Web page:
You made the choice to move to a country that uses a failed currency and is never going to recover from it's debt crisis.

 

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2 hours ago, tonyXIII said:

Where have I said that I'm not prepared to accept that? I haven't.

Of course I knew that I would be at the mercy of exchange rates when I moved abroad. However, I couldn't possibly foresee the people of the UK voting to leave the EU (in fact, EU membership was one of the considerations when I moved) and, so causing a 15% drop in the pound's value.

People don't understand my point of view on here. I must be useless at explaining things. Last attempt, as I'm off to work soon. I can live with exchange rate fluctuations. I can even live with a 15% (or even 25%) drop. What I can't stand is people who keep insisting that "nothing has happened because we haven't left the EU yet" and "even if something has happened, it's not the fault of brexit" when clearly that is demonstrably not true. The exchange rate dropped significantly and quickly during and immediately after the referendum campaigns. To suggest that either this hasn't happened or this isn't the result of brexit is beyond belief.

 

What if it's back up next year? Or is the first 6-7 months what defines if something is a failure? 

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29 minutes ago, Johnoco said:

What if it's back up next year? Or is the first 6-7 months what defines if something is a failure? 

I'm guessing for a lot of people, it'll be personal circumstances alone that decides if its a success or failure.  If you voted leave and are employed, then I guess currently its a success, your income will have stayed steady and you can manage your outgoings as needed by shopping around for deals on food etc if needs be and you'll still be boyed by the result, especially those of an older vintage that have been waiting for this since 1975!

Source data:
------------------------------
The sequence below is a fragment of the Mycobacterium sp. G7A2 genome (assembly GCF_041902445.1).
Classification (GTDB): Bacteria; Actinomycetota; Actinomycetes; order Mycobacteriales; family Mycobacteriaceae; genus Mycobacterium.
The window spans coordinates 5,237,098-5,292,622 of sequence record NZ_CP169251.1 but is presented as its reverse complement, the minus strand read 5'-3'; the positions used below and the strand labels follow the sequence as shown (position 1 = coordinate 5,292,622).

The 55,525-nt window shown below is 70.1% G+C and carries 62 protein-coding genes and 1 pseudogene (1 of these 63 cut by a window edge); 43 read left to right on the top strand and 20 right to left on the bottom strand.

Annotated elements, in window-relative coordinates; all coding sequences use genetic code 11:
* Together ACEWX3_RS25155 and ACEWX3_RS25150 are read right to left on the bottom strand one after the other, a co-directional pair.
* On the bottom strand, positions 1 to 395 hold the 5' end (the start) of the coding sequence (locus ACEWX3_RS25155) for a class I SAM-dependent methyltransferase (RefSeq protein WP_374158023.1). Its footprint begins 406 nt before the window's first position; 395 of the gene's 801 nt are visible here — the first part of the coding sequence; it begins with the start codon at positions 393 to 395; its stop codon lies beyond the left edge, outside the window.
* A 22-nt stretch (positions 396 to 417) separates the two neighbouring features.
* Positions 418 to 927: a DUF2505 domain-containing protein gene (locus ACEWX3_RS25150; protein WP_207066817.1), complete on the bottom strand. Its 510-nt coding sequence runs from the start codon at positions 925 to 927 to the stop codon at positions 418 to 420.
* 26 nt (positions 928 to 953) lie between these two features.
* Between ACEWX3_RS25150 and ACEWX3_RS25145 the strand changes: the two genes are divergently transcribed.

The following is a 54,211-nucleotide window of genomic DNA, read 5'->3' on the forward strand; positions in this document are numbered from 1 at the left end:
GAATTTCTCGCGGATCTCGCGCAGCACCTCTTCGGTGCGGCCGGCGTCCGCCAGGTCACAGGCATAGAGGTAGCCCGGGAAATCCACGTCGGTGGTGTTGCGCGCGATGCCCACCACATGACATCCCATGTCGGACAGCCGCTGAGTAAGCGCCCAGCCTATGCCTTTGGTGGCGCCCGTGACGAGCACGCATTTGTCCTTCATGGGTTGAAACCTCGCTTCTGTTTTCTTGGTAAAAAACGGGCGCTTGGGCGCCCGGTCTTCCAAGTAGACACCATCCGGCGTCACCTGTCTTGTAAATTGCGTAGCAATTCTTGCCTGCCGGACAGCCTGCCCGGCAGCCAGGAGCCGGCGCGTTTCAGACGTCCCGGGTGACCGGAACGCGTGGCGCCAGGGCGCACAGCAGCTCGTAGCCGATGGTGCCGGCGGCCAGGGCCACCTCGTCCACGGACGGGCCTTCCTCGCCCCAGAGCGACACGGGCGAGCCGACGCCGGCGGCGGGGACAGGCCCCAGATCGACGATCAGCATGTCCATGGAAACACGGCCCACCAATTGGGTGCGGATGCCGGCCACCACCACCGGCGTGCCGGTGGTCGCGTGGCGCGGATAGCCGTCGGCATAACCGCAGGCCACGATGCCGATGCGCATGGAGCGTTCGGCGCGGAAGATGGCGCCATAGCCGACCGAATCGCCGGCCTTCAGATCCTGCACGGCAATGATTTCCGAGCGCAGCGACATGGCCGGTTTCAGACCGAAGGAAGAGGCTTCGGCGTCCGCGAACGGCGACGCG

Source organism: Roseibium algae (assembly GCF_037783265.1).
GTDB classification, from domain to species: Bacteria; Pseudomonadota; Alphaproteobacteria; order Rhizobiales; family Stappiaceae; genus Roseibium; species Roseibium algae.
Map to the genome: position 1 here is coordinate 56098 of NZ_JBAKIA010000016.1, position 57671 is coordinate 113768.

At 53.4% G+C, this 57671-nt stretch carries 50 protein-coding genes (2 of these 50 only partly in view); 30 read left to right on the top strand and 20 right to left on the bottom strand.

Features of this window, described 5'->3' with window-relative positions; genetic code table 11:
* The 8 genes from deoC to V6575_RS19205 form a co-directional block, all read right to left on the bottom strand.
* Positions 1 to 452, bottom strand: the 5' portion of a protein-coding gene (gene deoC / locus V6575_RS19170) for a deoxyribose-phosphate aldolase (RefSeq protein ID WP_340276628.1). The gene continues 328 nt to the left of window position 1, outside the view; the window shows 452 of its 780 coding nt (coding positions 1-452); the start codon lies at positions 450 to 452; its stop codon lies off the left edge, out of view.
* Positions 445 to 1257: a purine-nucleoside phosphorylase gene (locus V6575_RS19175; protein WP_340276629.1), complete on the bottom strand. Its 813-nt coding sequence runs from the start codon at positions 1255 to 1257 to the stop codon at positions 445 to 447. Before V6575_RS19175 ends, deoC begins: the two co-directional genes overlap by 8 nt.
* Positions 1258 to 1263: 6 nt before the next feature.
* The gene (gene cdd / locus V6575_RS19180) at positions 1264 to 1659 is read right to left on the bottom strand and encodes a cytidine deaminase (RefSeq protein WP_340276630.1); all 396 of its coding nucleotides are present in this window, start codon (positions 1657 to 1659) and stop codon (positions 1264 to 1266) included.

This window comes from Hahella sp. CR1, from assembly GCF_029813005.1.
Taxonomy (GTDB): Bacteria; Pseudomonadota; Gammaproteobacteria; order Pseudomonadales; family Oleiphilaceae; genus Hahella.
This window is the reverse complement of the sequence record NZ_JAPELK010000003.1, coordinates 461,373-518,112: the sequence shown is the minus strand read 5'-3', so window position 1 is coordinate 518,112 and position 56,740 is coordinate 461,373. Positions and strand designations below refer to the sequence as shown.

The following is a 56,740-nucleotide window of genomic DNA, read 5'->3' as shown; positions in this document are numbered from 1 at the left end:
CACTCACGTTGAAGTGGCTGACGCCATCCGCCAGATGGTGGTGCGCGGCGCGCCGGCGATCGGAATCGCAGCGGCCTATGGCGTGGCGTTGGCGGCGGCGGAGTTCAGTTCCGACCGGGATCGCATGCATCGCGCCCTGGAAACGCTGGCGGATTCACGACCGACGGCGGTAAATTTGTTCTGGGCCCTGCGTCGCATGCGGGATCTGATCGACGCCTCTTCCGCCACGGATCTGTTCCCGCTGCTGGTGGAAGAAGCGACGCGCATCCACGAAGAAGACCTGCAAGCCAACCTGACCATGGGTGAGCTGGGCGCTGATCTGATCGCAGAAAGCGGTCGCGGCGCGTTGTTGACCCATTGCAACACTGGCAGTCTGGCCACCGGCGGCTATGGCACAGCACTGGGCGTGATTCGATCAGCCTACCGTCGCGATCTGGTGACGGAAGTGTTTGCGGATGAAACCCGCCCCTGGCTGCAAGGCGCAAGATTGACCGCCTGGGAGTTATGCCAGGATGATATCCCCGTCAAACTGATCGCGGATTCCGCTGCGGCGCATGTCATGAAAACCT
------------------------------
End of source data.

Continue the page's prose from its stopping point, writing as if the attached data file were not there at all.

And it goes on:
If your self employed, especially in a smaller business then I guess its all about riding out the storm, personally it feels largely negative currently due to a fall in income at a time costs have gone up, but who knows what the picture will be like in 6 months time!

I've rose to JohnM's challenge earlier about personal positives and I've drawn a blank so far, perhaps I'm just that way out at the moment!

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40 minutes ago, shrek said:

I'm guessing for a lot of people, it'll be personal circumstances alone that decides if its a success or failure.  If you voted leave and are employed, then I guess currently its a success, your income will have stayed steady and you can manage your outgoings as needed by shopping around for deals on food etc if needs be and you'll still be buoyed by the result, especially those of an older vintage that have been waiting for this since 1975!

If your self employed, especially in a smaller business then I guess its all about riding out the storm, personally it feels largely negative currently due to a fall in income at a time costs have gone up, but who knows what the picture will be like in 6 months time!

I've rose to JohnM's challenge earlier about personal positives and I've drawn a blank so far, perhaps I'm just that way out at the moment!

Despite being a Remain supporter, life in the UK is far more affordable for me than it was before as a result of Brexit.

Edited by Bob8

"You clearly have never met Bob8 then, he's like a veritable Bryan Ferry of RL." - Johnoco 19 Jul 2014

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2 minutes ago, Bob8 said:

Despite being a Remain supporter, life in the UK is far more affordable for me than it was before as a result of Brexit.

Excellent, but I thought you lived and worked in America?  The UK is far more affordable for pretty much anyone earning there crust overseas these days!  ;)

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7 minutes ago, shrek said:

Excellent, but I thought you lived and worked in America?  The UK is far more affordable for pretty much anyone earning there crust overseas these days!  ;)

Back to Denmark now.  But yes, I earned money in dollars and for the moment, my trips to England are very cheap.


"You clearly have never met Bob8 then, he's like a veritable Bryan Ferry of RL." - Johnoco 19 Jul 2014